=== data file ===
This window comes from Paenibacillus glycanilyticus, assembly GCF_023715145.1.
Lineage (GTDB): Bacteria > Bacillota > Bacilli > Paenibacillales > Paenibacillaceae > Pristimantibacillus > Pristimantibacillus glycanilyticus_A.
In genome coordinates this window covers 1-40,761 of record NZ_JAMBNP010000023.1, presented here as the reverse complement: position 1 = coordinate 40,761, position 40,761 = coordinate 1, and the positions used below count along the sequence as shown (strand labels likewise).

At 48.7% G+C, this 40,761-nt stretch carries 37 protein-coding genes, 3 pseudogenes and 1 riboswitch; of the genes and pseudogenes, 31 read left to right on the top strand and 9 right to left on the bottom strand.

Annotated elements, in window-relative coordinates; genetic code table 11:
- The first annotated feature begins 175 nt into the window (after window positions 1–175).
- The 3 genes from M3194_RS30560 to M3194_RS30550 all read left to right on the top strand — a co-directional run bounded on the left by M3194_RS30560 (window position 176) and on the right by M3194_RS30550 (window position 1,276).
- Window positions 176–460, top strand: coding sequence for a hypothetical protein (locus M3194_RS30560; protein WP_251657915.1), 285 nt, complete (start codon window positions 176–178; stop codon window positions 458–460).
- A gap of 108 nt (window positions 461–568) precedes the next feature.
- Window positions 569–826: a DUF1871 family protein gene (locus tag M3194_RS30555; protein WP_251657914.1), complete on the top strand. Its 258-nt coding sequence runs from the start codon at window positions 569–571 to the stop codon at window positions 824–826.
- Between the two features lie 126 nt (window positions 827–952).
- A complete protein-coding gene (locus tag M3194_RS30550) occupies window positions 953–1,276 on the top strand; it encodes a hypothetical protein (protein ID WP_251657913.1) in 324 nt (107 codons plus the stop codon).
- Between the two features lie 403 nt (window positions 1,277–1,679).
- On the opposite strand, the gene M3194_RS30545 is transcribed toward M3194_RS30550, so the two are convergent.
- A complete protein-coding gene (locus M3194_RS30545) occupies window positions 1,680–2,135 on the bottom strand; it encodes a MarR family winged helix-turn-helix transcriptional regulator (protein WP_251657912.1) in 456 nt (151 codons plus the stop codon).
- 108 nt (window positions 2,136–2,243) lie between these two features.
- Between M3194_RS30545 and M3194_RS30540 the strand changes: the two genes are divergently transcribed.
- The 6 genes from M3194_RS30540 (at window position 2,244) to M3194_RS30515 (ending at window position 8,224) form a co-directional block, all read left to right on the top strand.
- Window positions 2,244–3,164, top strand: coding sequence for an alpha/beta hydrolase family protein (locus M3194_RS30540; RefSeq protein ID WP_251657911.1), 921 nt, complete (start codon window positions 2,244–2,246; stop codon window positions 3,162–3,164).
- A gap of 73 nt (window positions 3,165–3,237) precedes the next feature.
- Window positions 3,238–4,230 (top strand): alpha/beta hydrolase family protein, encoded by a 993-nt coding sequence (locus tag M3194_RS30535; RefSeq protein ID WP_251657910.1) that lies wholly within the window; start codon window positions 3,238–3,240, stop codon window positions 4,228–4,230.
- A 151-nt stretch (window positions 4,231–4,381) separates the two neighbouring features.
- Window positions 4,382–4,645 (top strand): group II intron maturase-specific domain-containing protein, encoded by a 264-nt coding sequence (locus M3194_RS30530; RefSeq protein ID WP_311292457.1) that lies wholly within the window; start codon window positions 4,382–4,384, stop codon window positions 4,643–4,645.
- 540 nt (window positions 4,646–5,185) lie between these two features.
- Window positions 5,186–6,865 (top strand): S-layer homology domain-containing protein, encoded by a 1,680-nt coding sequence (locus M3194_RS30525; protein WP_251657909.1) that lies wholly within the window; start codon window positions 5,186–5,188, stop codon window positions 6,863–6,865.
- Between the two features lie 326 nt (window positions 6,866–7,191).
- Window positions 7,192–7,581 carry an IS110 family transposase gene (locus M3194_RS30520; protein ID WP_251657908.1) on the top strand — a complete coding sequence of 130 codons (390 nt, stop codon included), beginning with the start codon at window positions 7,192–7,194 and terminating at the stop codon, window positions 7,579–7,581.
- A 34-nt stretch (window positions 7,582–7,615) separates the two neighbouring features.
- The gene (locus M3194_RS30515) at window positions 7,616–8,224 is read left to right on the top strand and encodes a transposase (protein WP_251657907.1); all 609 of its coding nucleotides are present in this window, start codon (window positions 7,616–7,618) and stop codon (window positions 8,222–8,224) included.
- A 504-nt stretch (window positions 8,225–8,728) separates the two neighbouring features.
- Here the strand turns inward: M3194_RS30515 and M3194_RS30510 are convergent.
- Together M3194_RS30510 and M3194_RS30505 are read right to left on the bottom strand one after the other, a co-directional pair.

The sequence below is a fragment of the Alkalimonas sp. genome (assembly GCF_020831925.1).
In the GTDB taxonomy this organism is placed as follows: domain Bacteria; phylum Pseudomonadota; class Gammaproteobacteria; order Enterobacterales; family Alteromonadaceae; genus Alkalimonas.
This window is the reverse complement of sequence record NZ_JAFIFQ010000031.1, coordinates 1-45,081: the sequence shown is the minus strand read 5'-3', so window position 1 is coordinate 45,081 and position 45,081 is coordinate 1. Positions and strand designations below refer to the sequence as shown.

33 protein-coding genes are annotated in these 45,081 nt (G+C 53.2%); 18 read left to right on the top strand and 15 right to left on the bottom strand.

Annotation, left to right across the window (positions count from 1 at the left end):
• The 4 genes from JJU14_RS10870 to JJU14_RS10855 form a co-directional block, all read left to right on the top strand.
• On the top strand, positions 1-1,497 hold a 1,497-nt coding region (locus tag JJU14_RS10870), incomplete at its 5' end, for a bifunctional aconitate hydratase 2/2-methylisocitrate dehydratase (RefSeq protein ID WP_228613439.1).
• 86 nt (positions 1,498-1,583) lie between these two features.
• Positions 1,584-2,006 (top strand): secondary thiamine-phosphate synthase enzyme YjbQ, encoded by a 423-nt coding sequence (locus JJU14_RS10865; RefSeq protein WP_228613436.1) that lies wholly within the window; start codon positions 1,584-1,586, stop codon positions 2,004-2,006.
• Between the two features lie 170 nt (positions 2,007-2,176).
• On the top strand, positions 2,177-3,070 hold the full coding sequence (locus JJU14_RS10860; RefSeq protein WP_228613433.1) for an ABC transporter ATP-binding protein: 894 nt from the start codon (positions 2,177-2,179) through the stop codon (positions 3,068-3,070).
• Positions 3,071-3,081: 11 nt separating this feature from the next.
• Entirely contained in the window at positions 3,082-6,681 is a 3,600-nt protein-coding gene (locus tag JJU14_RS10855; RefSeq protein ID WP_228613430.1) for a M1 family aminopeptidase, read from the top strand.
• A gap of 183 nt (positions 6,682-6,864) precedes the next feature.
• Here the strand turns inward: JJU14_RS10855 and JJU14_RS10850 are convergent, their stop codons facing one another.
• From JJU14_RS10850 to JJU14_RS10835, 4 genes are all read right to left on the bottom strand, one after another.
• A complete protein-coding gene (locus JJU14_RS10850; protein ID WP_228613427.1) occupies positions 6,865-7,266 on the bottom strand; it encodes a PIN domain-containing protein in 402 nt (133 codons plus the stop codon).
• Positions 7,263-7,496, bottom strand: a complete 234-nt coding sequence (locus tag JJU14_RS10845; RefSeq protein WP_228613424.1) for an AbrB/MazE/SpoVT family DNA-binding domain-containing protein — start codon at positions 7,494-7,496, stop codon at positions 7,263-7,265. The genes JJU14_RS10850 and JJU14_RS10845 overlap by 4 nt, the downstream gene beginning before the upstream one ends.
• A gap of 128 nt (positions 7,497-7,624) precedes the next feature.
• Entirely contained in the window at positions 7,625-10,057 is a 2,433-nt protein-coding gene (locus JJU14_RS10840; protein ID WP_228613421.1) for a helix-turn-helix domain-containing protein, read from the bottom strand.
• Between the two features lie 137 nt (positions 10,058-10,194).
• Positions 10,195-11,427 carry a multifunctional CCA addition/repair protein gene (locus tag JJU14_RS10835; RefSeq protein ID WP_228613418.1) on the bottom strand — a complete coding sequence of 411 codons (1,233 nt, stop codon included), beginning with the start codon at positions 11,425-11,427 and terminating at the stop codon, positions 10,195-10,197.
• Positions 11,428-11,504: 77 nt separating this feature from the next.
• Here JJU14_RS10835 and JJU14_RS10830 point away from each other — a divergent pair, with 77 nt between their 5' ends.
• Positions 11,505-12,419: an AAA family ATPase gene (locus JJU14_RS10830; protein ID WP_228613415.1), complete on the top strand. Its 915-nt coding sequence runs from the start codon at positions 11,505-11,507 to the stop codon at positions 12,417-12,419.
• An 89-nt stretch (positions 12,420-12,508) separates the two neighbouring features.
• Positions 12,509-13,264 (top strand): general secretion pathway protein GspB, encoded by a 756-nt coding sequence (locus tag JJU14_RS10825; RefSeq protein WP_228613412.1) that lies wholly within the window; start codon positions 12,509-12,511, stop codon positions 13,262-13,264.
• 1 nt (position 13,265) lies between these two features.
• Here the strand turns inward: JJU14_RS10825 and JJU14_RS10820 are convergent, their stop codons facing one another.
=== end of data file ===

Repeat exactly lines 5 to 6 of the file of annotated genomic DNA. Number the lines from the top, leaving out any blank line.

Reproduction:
Annotated elements, in window-relative coordinates; genetic code table 11:
- The first annotated feature begins 175 nt into the window (after window positions 1–175).